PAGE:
Current therapeutic interventions in the glycation pathway: evidence from clinical studies

L. Engelen, C. D. A. Stehouwer, C. G. Schalkwijk*

*Corresponding author for this work

Research output: Contribution to journalArticleAcademicpeer-review

Abstract

The increased formation of advanced glycation endproducts (AGEs) constitutes a potential mechanism of hyperglycaemia-induced micro- and macrovascular disease in diabetes. In vitro and animal experiments have shown that various interventions can inhibit formation and/or actions of AGEs, in particular the specific AGE inhibitor aminoguanidine and the AGEs crosslink breaker alagebrium, and the B vitamins pyridoxamine and thiamine, and the latter's synthetic derivative, benfotiamine. The potential clinical value of these interventions, however, remains to be established. The present review provides, from the clinical point of view, an overview of current evidence on interventions in the glycation pathway relating to (i) the clinical benefits of specific AGE inhibitors and AGE breakers and (ii) the potential AGE-inhibiting effects of therapies developed for purposes unrelated to the glycation pathway. We found that safety and/or efficacy in clinical studies with the specific AGE inhibitor, aminoguanidine and the AGE breaker, alagebrium, appeared to be a concern. The clinical evidence on the potential AGE-inhibiting effects of B vitamins is still limited. Finally, current evidence for AGE inhibition by therapies developed for purposes unrelated to glycation is limited due to a large heterogeneity in study designs and/or measurement techniques, which have often been sub-optimal. We conclude that, clinical evidence on interventions to inhibit formation and/or action of AGEs is currently weak and unconvincing.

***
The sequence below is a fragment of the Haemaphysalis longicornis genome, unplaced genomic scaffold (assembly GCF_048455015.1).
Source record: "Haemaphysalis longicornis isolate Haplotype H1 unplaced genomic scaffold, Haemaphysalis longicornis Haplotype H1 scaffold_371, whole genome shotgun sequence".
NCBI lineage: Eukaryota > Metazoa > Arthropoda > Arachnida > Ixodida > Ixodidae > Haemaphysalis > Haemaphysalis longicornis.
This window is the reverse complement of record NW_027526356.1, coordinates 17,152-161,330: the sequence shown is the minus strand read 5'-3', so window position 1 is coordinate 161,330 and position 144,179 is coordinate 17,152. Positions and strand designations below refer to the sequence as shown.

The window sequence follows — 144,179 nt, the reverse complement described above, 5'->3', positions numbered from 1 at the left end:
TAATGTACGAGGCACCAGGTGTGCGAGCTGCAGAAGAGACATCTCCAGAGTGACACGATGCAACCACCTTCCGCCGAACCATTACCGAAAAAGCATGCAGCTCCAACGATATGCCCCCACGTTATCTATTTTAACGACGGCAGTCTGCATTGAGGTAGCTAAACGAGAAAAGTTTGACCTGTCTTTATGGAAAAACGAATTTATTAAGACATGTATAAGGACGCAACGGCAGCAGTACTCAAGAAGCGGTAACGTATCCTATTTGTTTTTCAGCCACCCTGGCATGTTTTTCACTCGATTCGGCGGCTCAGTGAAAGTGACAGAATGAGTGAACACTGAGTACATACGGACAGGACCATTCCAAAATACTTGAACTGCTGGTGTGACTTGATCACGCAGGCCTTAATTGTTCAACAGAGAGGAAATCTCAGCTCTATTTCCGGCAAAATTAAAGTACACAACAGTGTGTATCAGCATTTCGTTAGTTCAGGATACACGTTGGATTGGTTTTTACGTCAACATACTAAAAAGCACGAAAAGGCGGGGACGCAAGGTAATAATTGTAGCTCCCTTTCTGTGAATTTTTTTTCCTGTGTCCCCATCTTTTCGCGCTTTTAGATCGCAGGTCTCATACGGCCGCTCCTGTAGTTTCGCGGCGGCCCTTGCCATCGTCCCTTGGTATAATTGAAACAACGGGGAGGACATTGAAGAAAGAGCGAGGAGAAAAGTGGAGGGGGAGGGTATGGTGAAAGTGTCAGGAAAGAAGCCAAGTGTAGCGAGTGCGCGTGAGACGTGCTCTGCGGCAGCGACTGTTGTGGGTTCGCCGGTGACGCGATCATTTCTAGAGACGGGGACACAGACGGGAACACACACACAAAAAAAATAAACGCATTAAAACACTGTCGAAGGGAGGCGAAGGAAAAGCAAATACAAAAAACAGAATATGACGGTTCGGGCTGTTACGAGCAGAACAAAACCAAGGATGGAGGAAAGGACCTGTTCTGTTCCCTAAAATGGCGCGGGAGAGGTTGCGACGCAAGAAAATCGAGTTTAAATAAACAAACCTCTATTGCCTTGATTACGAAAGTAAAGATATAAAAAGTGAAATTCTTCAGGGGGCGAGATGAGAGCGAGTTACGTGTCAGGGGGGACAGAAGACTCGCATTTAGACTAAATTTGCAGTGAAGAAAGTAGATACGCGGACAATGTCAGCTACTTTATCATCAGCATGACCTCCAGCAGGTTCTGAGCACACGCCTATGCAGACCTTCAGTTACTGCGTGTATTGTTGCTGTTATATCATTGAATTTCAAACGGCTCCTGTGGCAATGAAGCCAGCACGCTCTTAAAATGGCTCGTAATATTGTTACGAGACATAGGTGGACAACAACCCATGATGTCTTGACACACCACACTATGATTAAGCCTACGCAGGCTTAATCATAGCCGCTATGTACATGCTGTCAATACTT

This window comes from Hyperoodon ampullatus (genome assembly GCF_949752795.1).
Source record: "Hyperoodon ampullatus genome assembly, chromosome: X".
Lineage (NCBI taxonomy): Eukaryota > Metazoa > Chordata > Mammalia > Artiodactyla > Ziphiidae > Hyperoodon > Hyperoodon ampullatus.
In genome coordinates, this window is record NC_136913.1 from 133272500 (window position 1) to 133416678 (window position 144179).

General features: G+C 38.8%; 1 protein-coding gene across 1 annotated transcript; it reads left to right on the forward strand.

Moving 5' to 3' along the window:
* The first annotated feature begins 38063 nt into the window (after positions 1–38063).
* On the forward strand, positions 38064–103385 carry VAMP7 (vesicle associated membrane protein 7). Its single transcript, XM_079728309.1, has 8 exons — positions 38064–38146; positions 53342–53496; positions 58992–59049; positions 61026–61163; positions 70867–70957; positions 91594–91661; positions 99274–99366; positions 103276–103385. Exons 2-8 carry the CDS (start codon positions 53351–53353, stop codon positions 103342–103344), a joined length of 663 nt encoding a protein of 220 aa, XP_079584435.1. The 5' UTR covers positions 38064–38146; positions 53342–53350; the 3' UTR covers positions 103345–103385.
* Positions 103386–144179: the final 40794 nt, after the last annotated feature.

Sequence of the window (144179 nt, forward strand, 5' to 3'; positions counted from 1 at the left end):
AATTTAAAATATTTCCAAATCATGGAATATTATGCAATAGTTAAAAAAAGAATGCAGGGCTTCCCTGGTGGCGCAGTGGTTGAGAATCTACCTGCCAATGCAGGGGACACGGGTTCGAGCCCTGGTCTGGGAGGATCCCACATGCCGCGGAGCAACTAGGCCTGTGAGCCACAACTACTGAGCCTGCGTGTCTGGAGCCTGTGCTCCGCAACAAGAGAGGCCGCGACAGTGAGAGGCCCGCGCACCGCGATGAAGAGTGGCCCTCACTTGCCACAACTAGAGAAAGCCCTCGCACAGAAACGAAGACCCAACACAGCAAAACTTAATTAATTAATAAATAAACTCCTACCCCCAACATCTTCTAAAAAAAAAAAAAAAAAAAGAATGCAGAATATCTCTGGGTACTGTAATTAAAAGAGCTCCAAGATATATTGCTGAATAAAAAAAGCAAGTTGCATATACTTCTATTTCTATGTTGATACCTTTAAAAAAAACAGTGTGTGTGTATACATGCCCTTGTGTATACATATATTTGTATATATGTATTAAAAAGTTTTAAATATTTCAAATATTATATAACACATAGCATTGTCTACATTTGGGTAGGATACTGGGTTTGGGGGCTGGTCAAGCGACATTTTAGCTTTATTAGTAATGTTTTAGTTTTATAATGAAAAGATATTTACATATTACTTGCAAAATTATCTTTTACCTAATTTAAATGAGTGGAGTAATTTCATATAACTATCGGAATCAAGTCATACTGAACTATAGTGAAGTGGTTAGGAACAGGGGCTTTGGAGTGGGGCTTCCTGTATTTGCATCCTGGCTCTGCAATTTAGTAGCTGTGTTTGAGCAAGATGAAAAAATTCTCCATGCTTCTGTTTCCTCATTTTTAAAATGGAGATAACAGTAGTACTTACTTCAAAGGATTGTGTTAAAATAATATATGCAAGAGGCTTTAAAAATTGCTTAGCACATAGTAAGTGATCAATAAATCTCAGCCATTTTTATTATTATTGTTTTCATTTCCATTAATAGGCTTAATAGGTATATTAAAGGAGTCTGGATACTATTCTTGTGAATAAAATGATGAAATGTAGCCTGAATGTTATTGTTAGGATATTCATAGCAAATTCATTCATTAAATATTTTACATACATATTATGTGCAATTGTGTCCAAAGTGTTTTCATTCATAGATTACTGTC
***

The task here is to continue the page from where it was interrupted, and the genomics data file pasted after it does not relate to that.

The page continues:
Original languageEnglish
Pages (from-to)677-689
JournalDiabetes Obesity & Metabolism
Volume15
Issue number8
DOIs
Publication statusPublished - Aug 2013

Keywords

  • advanced glycation endproducts
  • cardiovascular disease
  • diabetes mellitus
  • therapy

Fingerprint

Dive into the research topics of 'Current therapeutic interventions in the glycation pathway: evidence from clinical studies'. Together they form a unique fingerprint.

Cite this